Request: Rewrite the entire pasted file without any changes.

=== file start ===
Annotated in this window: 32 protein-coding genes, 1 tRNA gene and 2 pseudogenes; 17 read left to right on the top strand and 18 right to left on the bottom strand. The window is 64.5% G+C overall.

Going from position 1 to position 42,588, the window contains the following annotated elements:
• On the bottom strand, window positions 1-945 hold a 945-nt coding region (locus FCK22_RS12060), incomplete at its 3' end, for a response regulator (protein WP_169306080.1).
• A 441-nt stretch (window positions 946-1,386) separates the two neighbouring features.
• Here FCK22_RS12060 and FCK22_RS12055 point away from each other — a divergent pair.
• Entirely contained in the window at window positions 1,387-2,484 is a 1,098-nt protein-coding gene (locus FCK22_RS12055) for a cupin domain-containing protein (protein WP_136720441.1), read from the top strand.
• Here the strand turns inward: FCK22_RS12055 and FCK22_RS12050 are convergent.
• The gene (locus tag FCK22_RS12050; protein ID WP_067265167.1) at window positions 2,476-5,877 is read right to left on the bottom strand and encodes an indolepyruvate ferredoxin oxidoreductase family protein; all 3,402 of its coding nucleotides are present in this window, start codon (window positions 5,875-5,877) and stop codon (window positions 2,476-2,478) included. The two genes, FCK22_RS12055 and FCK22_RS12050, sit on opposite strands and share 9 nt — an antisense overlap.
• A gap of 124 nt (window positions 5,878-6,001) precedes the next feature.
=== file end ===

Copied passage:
Annotated in this window: 32 protein-coding genes, 1 tRNA gene and 2 pseudogenes; 17 read left to right on the top strand and 18 right to left on the bottom strand. The window is 64.5% G+C overall.

Going from position 1 to position 42,588, the window contains the following annotated elements:
• On the bottom strand, window positions 1-945 hold a 945-nt coding region (locus FCK22_RS12060), incomplete at its 3' end, for a response regulator (protein WP_169306080.1).
• A 441-nt stretch (window positions 946-1,386) separates the two neighbouring features.
• Here FCK22_RS12060 and FCK22_RS12055 point away from each other — a divergent pair.
• Entirely contained in the window at window positions 1,387-2,484 is a 1,098-nt protein-coding gene (locus FCK22_RS12055) for a cupin domain-containing protein (protein WP_136720441.1), read from the top strand.
• Here the strand turns inward: FCK22_RS12055 and FCK22_RS12050 are convergent.
• The gene (locus tag FCK22_RS12050; protein ID WP_067265167.1) at window positions 2,476-5,877 is read right to left on the bottom strand and encodes an indolepyruvate ferredoxin oxidoreductase family protein; all 3,402 of its coding nucleotides are present in this window, start codon (window positions 5,875-5,877) and stop codon (window positions 2,476-2,478) included. The two genes, FCK22_RS12055 and FCK22_RS12050, sit on opposite strands and share 9 nt — an antisense overlap.
• A gap of 124 nt (window positions 5,878-6,001) precedes the next feature.